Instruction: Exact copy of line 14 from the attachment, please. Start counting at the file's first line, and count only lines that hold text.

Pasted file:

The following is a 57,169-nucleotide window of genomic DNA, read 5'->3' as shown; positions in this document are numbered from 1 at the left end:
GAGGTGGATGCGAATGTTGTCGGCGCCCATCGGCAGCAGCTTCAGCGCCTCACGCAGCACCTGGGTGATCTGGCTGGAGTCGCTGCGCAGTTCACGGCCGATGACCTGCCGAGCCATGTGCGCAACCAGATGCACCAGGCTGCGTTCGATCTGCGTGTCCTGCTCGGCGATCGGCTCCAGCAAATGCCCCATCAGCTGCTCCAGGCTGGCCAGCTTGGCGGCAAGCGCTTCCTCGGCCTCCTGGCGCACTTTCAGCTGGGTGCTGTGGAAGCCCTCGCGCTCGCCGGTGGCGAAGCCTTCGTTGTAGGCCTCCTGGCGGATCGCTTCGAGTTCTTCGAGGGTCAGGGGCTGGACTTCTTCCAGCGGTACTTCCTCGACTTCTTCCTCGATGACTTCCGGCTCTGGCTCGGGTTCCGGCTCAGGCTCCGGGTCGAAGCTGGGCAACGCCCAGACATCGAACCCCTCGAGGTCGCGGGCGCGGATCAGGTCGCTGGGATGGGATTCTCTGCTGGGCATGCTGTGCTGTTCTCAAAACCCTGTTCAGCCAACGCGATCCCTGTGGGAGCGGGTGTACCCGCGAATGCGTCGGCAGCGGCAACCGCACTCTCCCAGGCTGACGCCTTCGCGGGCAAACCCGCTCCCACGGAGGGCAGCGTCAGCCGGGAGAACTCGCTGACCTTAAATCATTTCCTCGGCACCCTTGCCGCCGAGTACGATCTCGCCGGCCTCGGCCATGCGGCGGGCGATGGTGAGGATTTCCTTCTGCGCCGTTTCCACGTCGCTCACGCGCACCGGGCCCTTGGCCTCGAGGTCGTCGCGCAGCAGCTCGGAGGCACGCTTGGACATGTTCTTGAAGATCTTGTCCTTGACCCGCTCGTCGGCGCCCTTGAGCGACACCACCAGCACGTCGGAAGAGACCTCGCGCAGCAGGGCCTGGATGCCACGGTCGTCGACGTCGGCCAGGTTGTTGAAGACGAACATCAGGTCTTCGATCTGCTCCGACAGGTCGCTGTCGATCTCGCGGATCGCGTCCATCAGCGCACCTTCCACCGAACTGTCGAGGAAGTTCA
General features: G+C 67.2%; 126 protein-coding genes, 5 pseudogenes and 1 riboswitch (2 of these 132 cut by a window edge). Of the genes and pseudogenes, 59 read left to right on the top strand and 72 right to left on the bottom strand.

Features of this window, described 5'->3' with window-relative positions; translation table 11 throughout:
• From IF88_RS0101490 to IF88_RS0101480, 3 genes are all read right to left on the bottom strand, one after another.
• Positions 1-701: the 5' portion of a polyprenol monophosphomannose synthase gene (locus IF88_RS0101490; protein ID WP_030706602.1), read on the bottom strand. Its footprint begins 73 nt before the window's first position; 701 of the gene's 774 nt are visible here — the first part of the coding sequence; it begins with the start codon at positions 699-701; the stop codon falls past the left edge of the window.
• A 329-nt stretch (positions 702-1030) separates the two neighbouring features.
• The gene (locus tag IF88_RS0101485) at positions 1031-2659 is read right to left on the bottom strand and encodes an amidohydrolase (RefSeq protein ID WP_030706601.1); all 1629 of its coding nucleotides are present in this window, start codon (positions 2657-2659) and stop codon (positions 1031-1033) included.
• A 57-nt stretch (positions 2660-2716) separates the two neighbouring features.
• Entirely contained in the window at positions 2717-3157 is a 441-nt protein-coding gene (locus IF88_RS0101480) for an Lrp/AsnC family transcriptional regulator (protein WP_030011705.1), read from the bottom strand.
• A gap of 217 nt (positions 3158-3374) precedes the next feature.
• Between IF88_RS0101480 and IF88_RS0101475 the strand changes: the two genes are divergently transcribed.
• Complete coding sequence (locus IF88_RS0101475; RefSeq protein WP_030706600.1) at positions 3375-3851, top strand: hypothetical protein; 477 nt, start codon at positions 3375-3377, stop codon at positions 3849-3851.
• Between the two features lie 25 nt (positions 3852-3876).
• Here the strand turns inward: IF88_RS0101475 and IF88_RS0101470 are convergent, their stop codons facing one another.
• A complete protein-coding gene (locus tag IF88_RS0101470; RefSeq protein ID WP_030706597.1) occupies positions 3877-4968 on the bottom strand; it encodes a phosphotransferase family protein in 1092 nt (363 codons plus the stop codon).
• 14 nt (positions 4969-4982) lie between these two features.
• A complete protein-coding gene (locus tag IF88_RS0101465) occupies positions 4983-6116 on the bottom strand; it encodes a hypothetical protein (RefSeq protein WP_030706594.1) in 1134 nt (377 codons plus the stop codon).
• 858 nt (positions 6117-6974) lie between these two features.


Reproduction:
• Between the two features lie 25 nt (positions 3852-3876).